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Usually, for a family $\{G_\alpha\}_{\alpha \in A}$ of abelian groups, one defines $$ \bigoplus_{\alpha \in A} G_\alpha \:= \{ a \in \prod_{\alpha \in A} G_\alpha : \sharp \{ \alpha \in A : \pi_\alpha(a) \ne 0 \} < \infty \} < \prod_{\alpha \in A} G_\alpha $$ where $\pi_\beta : \prod_{\alpha \in A} G_\alpha \to G_\beta$ is the projection. One has the inclusion maps $i_\beta : G_\beta \to \bigoplus_{\alpha \in A} G_\alpha$ such that $\pi_\alpha \circ i_\alpha = \mbox{id}$ and $\pi_\alpha \circ i_\beta = 0$ for $\alpha \ne \beta$. It can then be shown that $\bigoplus_{\alpha \in A} G_\alpha$ has the following universal property:

(a) For any abelian group $H$ and any family of homomorphisms $\phi_\beta : G_\beta \to H$ there is a unique homomorphism $\phi : \bigoplus_{\alpha \in A} G_\alpha \to H$ such that $\phi \circ i_\alpha = \phi_\alpha$.

From the definition of $\bigoplus_{\alpha \in A} G_\alpha$, it follows that

(b) Any element $g \in \bigoplus_{\alpha \in A} G_\alpha$ can be written as $i_{i_1}(g_{\alpha_1})+...+i_n(g_{\alpha_n})$, where $\{\alpha_1,...,\alpha_n\} \subset A$ is finite and $g_{\alpha_1} \in G_{\alpha_1}$,...,$g_{\alpha_n} \in G_{\alpha_n}$.

If we define a direct sum of the $G_\alpha$s as a couple $(G,\{j_\alpha\}_{\alpha \in A})$ with $G$ and $j_\alpha : G_\alpha \to G$ with the property (a), can we show that (b) is true for $G$ and the $j_\alpha$s, without using an explicit construction of the group $G$, and without appealing to the existence of an isomorphism between $G$ and $\bigoplus_{\alpha \in A} G_\alpha$?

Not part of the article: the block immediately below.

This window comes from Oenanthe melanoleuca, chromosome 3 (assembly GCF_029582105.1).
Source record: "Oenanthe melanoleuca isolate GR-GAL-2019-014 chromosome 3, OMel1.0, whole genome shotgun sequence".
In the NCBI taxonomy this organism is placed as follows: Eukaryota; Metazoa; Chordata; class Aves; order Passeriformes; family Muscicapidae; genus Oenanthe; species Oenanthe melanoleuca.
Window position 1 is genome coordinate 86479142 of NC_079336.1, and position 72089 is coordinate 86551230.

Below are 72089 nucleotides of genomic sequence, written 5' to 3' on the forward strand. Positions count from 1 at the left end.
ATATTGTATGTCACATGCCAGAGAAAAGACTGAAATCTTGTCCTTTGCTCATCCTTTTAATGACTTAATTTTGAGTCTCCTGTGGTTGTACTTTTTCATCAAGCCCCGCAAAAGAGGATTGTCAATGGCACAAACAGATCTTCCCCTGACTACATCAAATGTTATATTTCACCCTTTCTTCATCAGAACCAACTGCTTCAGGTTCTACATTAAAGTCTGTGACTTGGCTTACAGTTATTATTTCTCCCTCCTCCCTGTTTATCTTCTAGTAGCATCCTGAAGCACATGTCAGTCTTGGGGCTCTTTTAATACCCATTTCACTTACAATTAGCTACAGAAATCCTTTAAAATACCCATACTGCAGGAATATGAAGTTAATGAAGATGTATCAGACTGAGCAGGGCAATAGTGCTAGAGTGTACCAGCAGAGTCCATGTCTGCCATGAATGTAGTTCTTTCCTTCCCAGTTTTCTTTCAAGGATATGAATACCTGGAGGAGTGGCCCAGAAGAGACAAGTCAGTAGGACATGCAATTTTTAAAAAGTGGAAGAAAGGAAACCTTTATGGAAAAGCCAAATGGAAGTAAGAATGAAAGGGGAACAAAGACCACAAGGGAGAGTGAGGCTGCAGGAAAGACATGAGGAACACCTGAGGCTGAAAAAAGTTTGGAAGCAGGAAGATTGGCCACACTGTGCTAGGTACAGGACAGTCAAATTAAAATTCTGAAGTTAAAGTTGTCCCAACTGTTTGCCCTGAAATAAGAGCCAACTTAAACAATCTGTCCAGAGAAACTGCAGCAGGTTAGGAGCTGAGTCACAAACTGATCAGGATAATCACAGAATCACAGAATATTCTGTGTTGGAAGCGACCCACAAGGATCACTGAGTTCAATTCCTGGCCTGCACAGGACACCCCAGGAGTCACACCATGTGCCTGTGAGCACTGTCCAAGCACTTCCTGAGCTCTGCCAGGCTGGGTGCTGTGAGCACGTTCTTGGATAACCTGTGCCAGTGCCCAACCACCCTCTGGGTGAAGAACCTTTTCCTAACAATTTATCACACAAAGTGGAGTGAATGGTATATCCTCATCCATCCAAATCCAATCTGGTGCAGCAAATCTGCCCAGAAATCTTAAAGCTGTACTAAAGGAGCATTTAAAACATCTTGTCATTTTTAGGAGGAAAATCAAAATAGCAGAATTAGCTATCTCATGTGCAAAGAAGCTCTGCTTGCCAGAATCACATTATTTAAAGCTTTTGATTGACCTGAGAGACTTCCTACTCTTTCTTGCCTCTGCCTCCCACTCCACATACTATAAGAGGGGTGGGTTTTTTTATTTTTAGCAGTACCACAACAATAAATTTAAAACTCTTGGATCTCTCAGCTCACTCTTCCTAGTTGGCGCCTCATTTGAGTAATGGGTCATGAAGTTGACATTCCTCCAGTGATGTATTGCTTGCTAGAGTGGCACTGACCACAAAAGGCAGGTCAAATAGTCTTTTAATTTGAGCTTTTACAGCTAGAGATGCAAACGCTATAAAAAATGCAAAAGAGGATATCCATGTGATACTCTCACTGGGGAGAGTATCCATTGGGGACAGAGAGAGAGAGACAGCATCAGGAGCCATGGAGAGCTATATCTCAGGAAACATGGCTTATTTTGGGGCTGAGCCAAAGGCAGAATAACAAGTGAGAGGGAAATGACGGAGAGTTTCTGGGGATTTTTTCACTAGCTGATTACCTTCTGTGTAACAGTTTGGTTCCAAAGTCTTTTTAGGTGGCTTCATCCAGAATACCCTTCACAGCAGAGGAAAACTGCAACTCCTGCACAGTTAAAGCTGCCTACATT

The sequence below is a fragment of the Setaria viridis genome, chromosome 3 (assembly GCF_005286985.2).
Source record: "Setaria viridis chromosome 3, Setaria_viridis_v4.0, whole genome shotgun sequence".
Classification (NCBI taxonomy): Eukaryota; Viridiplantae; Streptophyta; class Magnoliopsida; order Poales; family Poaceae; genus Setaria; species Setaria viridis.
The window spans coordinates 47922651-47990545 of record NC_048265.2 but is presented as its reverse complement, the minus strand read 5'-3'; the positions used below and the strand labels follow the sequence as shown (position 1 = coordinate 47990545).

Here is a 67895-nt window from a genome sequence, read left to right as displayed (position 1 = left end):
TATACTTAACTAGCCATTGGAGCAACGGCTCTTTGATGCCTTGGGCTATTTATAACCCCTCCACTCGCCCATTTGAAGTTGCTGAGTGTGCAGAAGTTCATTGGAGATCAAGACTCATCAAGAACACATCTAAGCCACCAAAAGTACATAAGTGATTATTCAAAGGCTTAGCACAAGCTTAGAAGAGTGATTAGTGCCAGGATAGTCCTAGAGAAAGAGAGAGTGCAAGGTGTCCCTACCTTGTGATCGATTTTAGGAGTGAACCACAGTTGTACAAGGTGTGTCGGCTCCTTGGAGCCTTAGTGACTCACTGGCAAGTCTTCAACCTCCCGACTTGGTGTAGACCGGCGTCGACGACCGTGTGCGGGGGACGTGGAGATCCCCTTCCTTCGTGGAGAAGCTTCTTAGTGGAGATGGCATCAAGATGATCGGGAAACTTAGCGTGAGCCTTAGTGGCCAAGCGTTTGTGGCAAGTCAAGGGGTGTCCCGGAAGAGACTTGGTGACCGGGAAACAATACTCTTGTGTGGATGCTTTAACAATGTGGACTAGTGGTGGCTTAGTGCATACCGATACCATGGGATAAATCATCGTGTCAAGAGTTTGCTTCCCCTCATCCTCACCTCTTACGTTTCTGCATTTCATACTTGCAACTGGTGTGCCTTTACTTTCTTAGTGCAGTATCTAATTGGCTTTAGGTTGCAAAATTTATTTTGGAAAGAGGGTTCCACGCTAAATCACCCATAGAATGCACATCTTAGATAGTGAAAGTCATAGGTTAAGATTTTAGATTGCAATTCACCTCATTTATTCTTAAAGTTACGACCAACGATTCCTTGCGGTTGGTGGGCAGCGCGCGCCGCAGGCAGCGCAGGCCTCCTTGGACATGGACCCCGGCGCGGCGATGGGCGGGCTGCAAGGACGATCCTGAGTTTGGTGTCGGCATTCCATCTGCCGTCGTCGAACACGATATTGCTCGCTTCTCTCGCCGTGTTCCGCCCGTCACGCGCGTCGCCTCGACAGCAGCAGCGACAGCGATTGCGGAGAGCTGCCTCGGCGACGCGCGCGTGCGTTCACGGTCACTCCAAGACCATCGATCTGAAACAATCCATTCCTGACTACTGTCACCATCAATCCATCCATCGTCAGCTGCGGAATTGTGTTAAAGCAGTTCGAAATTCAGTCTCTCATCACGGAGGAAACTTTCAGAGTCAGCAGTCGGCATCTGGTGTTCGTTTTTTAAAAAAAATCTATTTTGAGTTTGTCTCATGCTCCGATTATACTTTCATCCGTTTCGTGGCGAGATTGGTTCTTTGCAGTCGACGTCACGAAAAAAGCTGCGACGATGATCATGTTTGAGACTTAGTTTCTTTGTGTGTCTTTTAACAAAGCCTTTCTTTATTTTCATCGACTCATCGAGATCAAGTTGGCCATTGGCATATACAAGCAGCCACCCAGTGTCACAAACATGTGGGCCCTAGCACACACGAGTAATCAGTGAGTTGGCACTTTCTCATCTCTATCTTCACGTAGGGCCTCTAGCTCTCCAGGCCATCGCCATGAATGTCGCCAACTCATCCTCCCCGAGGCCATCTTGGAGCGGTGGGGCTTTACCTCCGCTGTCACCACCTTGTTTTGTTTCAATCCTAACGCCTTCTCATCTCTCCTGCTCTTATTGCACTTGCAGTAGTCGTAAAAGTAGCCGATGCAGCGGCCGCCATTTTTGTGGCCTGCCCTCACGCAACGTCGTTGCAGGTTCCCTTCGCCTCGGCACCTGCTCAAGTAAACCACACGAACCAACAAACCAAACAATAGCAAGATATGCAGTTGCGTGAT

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1 Answer 1

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Assume $G$ has property (a). Let $H$ be the subgroup of $G$ generated by $j_{\alpha}(G_{\alpha})$ for $\alpha\in A$. I claim that $H=G$.

Since $G$ is abelian and $H$ is a subgroup, $H$ is normal. Let $K=G/H$ and let $\pi$ be the canonical homomorphism. If we let $\phi_{\beta}\colon G_{\beta}\to K$ be the zero map for all $\beta$, then $\pi\circ i_{\alpha}=\phi_{\alpha}$ for all $\alpha$; but if $\zeta\colon G\to K$ is the zero map, then we also have $\zeta\circ i_{\alpha}=\phi_{\alpha}$ for all $\alpha$. By the uniqueness clause of (a), $\pi=\zeta$, which means that $K$ is the trivial group, so $G=H$, as claimed.

Since the subgroup generated by a family $j_{\alpha}(G_{\alpha})$ of subgroups consists precisely of all finite sums of elements of the union of the subgroups, and each element in the union can be written as $j_{k}(g_{k})$ for some $k\in A$ and $g_k\in G_{j}$, property (b) follows.

Of course, property (a) is already enough to define direct sum up to unique isomorphism (respecting the maps $j_{\alpha}$). By property (a) for $G$, we have a unique map $\phi\colon G\to \oplus G_{\alpha}$ such that $i_{\alpha}=\phi\circ j_{\alpha}$; and by prperty (a) for $\oplus G_{\alpha}$, we have a unique map $\psi\colon \oplus G_{\alpha}\to G$ such that $j_{\alpha}=\psi\circ i_{\alpha}$. Then $\phi\circ\psi\colon \oplus G_{\alpha}\to\oplus G_{\alpha}$ satisfies $i_{\alpha}=(\phi\circ\psi)\circ i_{\alpha}$, so by the uniqueness clause $\phi\circ\psi=\mathrm{id}_{\oplus G_{\alpha}}$. And $\psi\circ\phi\colon G\to G$ satisfies $j_{\alpha}=(\phi\circ\psi)\circ j_{\alpha}$, so by the uniqueness clause $\phi\circ\psi=\mathrm{id}_G$. Thus, $G\cong \oplus G_{\alpha}$, which is why we talk about the direct sum and no merely a direct sum.

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Thank you for the clear explanation! –  thevoid Nov 10 '11 at 10:33

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